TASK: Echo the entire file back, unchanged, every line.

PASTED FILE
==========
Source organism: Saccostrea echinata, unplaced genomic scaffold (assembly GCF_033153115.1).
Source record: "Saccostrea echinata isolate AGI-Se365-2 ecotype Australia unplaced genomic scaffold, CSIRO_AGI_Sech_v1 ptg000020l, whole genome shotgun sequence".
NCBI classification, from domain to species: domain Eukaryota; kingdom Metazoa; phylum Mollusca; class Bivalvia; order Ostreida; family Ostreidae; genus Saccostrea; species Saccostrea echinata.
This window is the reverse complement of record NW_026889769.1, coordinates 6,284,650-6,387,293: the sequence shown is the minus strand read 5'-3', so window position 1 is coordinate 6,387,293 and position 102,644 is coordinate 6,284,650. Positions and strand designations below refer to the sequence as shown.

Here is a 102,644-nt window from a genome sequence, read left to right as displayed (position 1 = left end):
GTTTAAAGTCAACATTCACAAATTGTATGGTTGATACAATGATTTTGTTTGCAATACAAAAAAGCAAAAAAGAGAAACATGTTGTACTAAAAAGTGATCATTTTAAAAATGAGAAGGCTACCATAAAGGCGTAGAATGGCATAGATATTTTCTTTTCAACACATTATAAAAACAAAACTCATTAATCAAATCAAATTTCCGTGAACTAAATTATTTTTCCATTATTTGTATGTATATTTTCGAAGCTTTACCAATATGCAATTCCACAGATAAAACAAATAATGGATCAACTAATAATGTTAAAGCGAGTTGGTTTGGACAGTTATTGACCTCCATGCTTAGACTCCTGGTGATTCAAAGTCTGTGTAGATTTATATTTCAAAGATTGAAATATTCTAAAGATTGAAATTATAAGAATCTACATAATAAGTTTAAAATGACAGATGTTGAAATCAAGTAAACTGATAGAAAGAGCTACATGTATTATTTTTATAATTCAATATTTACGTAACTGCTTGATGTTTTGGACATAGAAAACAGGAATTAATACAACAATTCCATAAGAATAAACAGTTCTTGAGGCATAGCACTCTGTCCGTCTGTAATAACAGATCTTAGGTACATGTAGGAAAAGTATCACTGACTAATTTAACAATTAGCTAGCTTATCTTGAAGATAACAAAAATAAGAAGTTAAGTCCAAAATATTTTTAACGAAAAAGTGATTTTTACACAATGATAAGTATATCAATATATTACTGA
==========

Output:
Source organism: Saccostrea echinata, unplaced genomic scaffold (assembly GCF_033153115.1).
Source record: "Saccostrea echinata isolate AGI-Se365-2 ecotype Australia unplaced genomic scaffold, CSIRO_AGI_Sech_v1 ptg000020l, whole genome shotgun sequence".
NCBI classification, from domain to species: domain Eukaryota; kingdom Metazoa; phylum Mollusca; class Bivalvia; order Ostreida; family Ostreidae; genus Saccostrea; species Saccostrea echinata.
This window is the reverse complement of record NW_026889769.1, coordinates 6,284,650-6,387,293: the sequence shown is the minus strand read 5'-3', so window position 1 is coordinate 6,387,293 and position 102,644 is coordinate 6,284,650. Positions and strand designations below refer to the sequence as shown.

Here is a 102,644-nt window from a genome sequence, read left to right as displayed (position 1 = left end):
GTTTAAAGTCAACATTCACAAATTGTATGGTTGATACAATGATTTTGTTTGCAATACAAAAAAGCAAAAAAGAGAAACATGTTGTACTAAAAAGTGATCATTTTAAAAATGAGAAGGCTACCATAAAGGCGTAGAATGGCATAGATATTTTCTTTTCAACACATTATAAAAACAAAACTCATTAATCAAATCAAATTTCCGTGAACTAAATTATTTTTCCATTATTTGTATGTATATTTTCGAAGCTTTACCAATATGCAATTCCACAGATAAAACAAATAATGGATCAACTAATAATGTTAAAGCGAGTTGGTTTGGACAGTTATTGACCTCCATGCTTAGACTCCTGGTGATTCAAAGTCTGTGTAGATTTATATTTCAAAGATTGAAATATTCTAAAGATTGAAATTATAAGAATCTACATAATAAGTTTAAAATGACAGATGTTGAAATCAAGTAAACTGATAGAAAGAGCTACATGTATTATTTTTATAATTCAATATTTACGTAACTGCTTGATGTTTTGGACATAGAAAACAGGAATTAATACAACAATTCCATAAGAATAAACAGTTCTTGAGGCATAGCACTCTGTCCGTCTGTAATAACAGATCTTAGGTACATGTAGGAAAAGTATCACTGACTAATTTAACAATTAGCTAGCTTATCTTGAAGATAACAAAAATAAGAAGTTAAGTCCAAAATATTTTTAACGAAAAAGTGATTTTTACACAATGATAAGTATATCAATATATTACTGA